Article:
Concerning the Json AST, it's fairly easy to extract it. It currently have a bunch of methods related to Reads/Write, but they could be provided using implicit conversion.

For the rest, see my comments below:

  • Have one JSON AST, that being in play-json
    • @mandubian may be interested in extracting the AST ?
  • Keep play-functional where it is
    • Totally agree. It's already useable as a standalone lib.
  • Have an external lib that does validation that depends on play-functional. Maybe not strictly necessary that it depends on play-functional, but perhaps nicer to limit duplication now.
    • Appart from doc, we pretty much have that already here.
  • Have an external lib that integrations the validation with play-json AST. It probably will also need to provide things like an equivalent to Json.fromJson/toJson.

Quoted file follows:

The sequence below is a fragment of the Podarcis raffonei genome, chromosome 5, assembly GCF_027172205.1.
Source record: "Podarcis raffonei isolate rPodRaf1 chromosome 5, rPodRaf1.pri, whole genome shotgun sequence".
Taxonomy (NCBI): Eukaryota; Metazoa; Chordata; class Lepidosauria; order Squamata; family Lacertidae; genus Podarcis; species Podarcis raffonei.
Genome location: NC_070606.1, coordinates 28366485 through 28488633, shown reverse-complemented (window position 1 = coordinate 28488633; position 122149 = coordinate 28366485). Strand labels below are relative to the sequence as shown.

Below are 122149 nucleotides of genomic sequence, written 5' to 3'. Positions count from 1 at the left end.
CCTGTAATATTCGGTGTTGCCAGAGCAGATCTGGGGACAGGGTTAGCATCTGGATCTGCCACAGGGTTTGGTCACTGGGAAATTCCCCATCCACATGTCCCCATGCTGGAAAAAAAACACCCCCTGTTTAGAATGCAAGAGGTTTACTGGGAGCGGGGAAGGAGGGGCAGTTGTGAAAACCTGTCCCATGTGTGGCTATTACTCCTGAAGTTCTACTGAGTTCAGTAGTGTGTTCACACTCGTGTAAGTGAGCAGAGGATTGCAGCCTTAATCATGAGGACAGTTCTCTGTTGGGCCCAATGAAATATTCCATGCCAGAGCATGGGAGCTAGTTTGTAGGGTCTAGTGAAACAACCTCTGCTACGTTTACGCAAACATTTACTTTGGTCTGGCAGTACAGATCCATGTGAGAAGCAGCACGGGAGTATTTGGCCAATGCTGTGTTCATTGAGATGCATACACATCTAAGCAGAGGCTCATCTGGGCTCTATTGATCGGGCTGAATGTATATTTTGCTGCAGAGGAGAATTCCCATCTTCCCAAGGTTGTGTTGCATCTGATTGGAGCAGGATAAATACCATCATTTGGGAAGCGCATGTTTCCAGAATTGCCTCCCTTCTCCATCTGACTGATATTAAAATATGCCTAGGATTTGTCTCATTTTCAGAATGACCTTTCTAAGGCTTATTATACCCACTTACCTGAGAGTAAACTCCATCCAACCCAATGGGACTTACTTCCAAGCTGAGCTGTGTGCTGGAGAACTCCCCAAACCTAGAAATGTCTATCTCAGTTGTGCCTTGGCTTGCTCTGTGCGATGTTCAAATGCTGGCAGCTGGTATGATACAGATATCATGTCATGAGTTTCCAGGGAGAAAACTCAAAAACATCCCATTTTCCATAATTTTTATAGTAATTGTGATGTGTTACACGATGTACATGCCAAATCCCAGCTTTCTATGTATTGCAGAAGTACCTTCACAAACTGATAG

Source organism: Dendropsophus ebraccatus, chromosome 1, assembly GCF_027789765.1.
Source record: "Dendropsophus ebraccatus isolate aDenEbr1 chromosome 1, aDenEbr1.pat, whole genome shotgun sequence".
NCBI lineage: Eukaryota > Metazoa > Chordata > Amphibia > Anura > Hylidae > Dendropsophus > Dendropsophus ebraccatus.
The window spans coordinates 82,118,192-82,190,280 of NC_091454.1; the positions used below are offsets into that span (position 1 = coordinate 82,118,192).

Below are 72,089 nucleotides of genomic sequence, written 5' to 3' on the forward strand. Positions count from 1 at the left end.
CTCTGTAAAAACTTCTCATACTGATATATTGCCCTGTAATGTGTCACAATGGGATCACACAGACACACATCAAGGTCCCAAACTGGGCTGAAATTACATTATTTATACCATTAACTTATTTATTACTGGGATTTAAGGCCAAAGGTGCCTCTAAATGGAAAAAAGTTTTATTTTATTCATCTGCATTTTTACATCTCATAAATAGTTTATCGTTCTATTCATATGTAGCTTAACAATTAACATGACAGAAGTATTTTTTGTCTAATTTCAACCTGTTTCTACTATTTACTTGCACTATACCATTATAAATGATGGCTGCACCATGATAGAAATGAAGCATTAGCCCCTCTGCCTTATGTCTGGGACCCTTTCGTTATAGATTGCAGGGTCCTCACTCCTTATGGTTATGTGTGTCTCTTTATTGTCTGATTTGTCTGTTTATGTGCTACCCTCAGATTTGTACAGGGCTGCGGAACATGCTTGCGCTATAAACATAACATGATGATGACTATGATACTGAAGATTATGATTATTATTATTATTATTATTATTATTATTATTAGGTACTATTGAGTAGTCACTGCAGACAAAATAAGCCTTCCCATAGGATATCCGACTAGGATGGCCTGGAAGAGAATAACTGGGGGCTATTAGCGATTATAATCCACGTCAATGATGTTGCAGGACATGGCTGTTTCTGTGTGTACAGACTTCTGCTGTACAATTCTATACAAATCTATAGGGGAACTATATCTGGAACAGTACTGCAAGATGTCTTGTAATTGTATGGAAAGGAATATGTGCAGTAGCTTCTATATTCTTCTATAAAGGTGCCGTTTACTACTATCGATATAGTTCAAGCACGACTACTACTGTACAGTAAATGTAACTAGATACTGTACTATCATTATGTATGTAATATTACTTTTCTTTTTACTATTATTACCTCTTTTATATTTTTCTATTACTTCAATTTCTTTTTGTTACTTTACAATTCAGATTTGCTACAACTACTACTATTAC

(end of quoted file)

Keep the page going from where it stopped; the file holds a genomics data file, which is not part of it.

• It's here There's already something similar to from/to Json in validation-core I can rewrite it the only have 1 explicit param on application.

I'll try to have a look at pickling. My first intuition is that we could start by providing an implicit Rule and a Write that uses pickle to marchal / unmarchal Array[Byte]. Basically it would replace Jackson for Json, and you'd use it like this way:

Rule.of[Array[Byte], Json] compose validationRule

Where of implicitly finds an instance of Rule[Array[Byte], Json]. That instance would be provided by something like:

def fromPickler[I: Unpickler, O]: Rule[I, O] =  ???

I'll try to do that for json and see where it goes.

Let me know if I can do more to help!

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What is the point of pulling the JSON algebraic data type out of the current play-json artifact? Why not keep it as it is and have a general validation library depending on nothing but eventually play-functional, and then a library integrating validation + JSON ?

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julienrf commented Mar 14, 2014